Doors open for transfers from Tulane

After months of anticipation, Liz Spencer moved into her Tulane University dormitory, met her roommate and spent one night there.

Then she left–an academic refugee.

Her plans to attend Tulane in New Orleans were brought to a thunder halt when Hurricane Katrina decimated the Gulf Coast and left New Orleans under several feet of contaminated water and waste.

“I got into Tulane in March and had months to daydream, choose my roommate, buy clothes and anticipate going there. I was in a Tulane mind set,” she said. “It is really sad. My freshman year is going to be very different than I had hoped.”

Spencer is one of 70 displaced students who have enrolled at Northwestern for Fall Quarter. An additional 75 students have been admitted to the School of Continuing Studies to take night and weekend classes but have yet to enroll. They are not guaranteed housing.

Of the 70 confirmed visiting students, 12 are in the Law School, three are in the Feinberg School of Medicine and 47 undergrads will live and take classes on the Evanston campus.

As soon as it became apparent that Tulane would be unable to hold fall classes on their campus, NU President Henry Bienen announced the university would open its doors to displaced college students. Students have been admitted through the School of Continuing Studies under a special rushed application process.

“It was very hard to get records.”. “There were academic standards, but I wouldn’t say they were detailed under the circumstances.”

Stephen Fisher, associate provost for undergraduate education, stressed that the university is striving to make the students’ transition process as smooth as possible.

“These are students who obviously, through circumstances beyond their control, ended up where they didn’t want to be, so we’re trying to make them feel welcome and comfortable,” he said.

In her haste to get out of New Orleans, Spencer left all her belongings behind except for two changes of clothes. Like several other displaced students, Spencer has moved into NU’s Public Affairs Residential College for the quarter.

Her closet is barren; only a few recently purchased clothing items line the shelves. Despite significant stress brought on from the experience, Spencer said she already appreciates her experience at NU.

“Northwestern was the first school that opened its doors and invited us in as visiting students,” Spencer said. “Everyone was so nice at Northwestern, so I applied and got in.”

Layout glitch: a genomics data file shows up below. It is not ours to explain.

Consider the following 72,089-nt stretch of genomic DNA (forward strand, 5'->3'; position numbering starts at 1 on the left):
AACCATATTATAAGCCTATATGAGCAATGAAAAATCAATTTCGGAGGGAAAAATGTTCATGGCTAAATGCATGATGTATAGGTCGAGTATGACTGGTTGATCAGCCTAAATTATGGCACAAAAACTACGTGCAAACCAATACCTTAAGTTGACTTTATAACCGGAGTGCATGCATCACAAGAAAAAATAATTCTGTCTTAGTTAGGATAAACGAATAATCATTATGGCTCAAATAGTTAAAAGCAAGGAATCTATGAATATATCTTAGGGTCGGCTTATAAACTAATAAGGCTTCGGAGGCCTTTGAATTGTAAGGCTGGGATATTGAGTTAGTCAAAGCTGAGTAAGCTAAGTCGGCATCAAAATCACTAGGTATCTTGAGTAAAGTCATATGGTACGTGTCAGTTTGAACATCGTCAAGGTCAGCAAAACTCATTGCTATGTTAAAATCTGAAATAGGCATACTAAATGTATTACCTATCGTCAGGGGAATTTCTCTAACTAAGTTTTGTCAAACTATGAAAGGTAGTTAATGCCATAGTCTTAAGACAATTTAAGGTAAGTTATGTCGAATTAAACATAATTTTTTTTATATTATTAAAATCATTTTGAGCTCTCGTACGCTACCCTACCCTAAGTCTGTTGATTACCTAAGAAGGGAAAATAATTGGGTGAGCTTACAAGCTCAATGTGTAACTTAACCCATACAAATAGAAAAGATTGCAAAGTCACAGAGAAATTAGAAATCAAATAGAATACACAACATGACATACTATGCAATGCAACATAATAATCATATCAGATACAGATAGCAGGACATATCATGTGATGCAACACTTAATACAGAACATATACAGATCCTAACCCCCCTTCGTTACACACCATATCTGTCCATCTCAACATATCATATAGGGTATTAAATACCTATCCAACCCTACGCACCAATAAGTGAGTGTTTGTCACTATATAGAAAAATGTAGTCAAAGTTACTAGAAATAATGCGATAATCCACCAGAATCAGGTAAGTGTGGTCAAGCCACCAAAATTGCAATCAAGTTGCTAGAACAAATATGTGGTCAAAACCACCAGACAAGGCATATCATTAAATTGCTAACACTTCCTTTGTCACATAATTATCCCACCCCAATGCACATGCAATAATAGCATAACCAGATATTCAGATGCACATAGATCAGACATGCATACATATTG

In accordance with the wishes of the American Association of Universities, NU will forgo tuition for the visitors and therefore will be taking in dozens of new students with no new revenue for the university. The students will pay their home universities according to financial arrangements previously in place.

“We’re providing a quarter’s worth of education for about 100 students, and we’re not going to get paid for that,” said Mary Desler, associate vice president and dean of students . “I’d say our contribution is in kind.”

Desler stressed the need to allow the Tulane students to maintain a separate identity.

“Many of them have Tulane roommates or are living around other students from Tulane,” she said. “We’ll continue to help them find ways to connect with one another.”

NU students are going out of their way to make the visitors feel welcome and at home, according to Desler.

“The (visiting) students just generally are like rock stars here; everyone wants to meet a Tulane student,” she said.

There was extremely strong interest in NU among displaced students, said Thomas Gibbons, dean of the School of Continuing Studies. Location, NU’s late starting date and an eagerness to help drew student in.

“It was crushing. You were getting tens of dozens of calls. People were very anxious,” Gibbons said. “That rush of students was a challenge because we were also trying to get our arms around how many seats we had available in the day sections.”

Freshman Garrett Jacobs left his home of Highland Park, Ill., to study architecture at Tulane. He said he loved the diversity, architecture and climate of New Orleans, and is experiencing anxiety over an uncertain future.

After being evacuated, Jacobs applied to NU for Fall Quarter and now lives with several other Tulane students in PARC.

“It’s very upsetting, but it’s no one’s fault, so you can’t really get angry,” he said. “All of us have formed a community and are hanging out.”

Jacobs said that NU students have been nice and caring, but he hopes to be able to return to Tulane in January.

“The deal is that we are only here on a visiting basis,” he said. “Once Tulane reopens, we have to go back or transfer, but most of us want to return anyway.”

Reach Jason B. Gumer at [email protected] and Jordan Weissmann at

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